My book gave no assurance that the proposals contained therein would be attainable. No doubt, they are only a small part of a vast matrix of needed improvements, but what is suggested is no more complex than many past accomplishments. It is up to the people themselves to create the conditions for a more secure future. It is a call for bold new thinking and new action to avert disaster.

When New Legal Foundations for Global Survival was published, I asked the publisher, Philip Cohen of Oceana Publications, to keep the price down to encourage wider readership. He agreed and also promised a paperback. The 350-page book was initially offered for the relatively modest cost of $45. Very soon thereafter, the company was taken over by Philip’s son David who nearly doubled the price and rejected any thought of a less expensive edition. The wrath of Ferencz was upon him! I promptly arranged to print 2,000 copies in soft cover, and donated them to the World Federalist Association on the condition that they sell them for no more than $15, and the Federalists keep all of the proceeds. I do not know how many people were influenced by the book, despite the fact that my wife Gertrude thought that it was my most important work, and should be read by everyone. The torchbearers who never fail to strive for peace shall be rewarded by the knowledge that they participated in the race to save the human race.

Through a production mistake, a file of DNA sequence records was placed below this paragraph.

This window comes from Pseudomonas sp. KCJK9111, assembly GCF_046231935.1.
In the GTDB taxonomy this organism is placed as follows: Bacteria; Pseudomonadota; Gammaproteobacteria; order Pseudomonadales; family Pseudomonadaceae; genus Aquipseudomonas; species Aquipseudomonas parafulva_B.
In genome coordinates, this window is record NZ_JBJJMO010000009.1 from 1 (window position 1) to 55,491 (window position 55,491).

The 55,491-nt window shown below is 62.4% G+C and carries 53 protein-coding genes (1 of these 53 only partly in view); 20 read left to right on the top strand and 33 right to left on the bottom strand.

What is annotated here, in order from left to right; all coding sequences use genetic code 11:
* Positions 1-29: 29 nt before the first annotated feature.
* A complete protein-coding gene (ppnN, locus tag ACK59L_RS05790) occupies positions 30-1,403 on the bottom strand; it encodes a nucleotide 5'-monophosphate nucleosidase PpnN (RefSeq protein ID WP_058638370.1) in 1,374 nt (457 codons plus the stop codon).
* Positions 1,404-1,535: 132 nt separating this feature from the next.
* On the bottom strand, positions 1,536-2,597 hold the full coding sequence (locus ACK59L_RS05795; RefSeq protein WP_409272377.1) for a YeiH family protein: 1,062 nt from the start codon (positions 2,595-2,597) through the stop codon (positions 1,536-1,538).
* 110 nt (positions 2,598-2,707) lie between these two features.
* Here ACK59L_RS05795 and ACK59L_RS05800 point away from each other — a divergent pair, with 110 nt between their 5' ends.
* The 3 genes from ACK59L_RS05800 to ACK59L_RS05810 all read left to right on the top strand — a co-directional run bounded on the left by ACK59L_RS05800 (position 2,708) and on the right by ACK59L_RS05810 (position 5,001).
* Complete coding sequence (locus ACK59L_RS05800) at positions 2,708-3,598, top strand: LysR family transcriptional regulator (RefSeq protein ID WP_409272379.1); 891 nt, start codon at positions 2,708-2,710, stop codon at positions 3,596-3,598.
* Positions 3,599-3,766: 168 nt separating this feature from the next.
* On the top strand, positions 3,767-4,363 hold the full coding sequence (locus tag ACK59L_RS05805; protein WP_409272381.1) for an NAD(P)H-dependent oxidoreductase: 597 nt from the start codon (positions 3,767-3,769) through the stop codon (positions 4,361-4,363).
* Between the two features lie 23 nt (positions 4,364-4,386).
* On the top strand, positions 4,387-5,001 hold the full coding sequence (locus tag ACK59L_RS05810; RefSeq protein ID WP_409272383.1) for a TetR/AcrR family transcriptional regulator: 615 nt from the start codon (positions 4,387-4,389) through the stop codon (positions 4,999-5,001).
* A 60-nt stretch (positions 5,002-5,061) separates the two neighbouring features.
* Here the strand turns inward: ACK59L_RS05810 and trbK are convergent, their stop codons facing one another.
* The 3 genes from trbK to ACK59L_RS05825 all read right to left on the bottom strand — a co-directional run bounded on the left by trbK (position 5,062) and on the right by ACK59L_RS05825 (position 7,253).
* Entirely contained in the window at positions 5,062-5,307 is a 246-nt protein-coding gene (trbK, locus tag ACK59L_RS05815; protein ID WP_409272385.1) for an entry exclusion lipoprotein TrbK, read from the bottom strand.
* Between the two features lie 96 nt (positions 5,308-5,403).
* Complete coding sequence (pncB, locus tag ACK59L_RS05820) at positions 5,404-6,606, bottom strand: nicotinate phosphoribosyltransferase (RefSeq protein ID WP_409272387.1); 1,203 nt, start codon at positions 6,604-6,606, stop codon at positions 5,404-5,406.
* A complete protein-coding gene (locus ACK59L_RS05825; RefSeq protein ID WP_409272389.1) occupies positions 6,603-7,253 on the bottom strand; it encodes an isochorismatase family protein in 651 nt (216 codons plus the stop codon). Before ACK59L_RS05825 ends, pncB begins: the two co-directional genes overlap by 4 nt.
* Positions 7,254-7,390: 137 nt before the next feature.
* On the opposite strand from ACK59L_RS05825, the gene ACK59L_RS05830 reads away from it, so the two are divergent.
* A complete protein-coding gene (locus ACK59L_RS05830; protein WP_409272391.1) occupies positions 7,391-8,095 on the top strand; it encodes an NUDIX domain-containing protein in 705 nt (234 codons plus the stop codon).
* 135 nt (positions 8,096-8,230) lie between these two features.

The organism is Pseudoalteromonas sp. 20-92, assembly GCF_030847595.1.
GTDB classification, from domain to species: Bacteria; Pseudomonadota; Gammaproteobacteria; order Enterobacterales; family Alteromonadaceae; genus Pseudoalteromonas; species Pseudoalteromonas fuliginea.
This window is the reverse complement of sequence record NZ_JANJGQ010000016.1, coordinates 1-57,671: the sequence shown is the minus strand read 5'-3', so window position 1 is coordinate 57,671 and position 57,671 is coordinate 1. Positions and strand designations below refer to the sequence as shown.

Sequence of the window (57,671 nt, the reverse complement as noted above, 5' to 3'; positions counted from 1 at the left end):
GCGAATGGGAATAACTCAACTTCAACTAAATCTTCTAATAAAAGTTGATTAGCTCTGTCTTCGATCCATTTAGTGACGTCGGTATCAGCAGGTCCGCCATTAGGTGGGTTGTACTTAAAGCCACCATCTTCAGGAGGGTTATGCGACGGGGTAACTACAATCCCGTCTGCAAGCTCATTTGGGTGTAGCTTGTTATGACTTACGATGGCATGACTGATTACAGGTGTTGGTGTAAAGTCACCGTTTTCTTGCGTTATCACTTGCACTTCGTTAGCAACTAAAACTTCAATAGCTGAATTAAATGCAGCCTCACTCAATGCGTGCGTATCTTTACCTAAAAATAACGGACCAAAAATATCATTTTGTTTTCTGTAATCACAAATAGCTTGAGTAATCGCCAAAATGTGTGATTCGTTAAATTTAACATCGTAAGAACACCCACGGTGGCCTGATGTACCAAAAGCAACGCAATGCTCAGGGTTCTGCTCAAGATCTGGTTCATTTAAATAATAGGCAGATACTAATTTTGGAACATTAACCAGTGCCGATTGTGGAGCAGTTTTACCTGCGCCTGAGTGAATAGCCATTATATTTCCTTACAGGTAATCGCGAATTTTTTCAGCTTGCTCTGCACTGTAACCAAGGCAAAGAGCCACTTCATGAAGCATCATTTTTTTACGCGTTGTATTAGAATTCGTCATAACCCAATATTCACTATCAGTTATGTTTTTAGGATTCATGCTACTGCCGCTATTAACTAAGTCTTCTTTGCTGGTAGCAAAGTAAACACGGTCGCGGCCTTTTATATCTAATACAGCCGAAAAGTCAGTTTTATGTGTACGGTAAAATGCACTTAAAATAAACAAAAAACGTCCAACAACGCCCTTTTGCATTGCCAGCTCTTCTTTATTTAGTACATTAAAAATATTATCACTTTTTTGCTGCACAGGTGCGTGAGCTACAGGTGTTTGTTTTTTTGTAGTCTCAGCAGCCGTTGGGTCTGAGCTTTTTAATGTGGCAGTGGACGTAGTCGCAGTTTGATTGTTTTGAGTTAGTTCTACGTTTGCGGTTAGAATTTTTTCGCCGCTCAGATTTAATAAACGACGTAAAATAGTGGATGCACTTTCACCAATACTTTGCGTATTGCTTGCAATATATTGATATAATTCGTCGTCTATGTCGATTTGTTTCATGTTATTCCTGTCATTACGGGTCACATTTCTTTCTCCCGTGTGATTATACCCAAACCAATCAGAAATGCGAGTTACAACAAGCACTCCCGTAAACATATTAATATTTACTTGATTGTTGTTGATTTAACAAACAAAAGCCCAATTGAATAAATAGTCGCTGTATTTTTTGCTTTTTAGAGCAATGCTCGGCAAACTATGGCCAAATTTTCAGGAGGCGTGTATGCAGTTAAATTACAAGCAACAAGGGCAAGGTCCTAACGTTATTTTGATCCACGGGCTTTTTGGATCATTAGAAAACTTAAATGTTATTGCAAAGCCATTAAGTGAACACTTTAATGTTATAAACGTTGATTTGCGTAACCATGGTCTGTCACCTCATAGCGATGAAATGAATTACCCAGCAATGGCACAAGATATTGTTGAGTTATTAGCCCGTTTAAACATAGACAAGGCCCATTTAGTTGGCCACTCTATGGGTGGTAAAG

After having completed what my protective wife hoped would be my last book, and being of an age where normal human beings would ordinarily have said farewell to this world, I decided that I would try to save some strength for my old age by concentrating on only two problems for the remainder of my life. Both of them related to what I had learned at Nuremberg in the wake of the Holocaust. I had been working on them for decades without seeing much progress. One was the establishment of an International Criminal Court to build on the foundation of the Nuremberg tribunals. The second was to outlaw war-making itself. Undaunted, I set about to achieve these seemingly impossible goals. I signed some of my letters, “The Man of La Mancha.”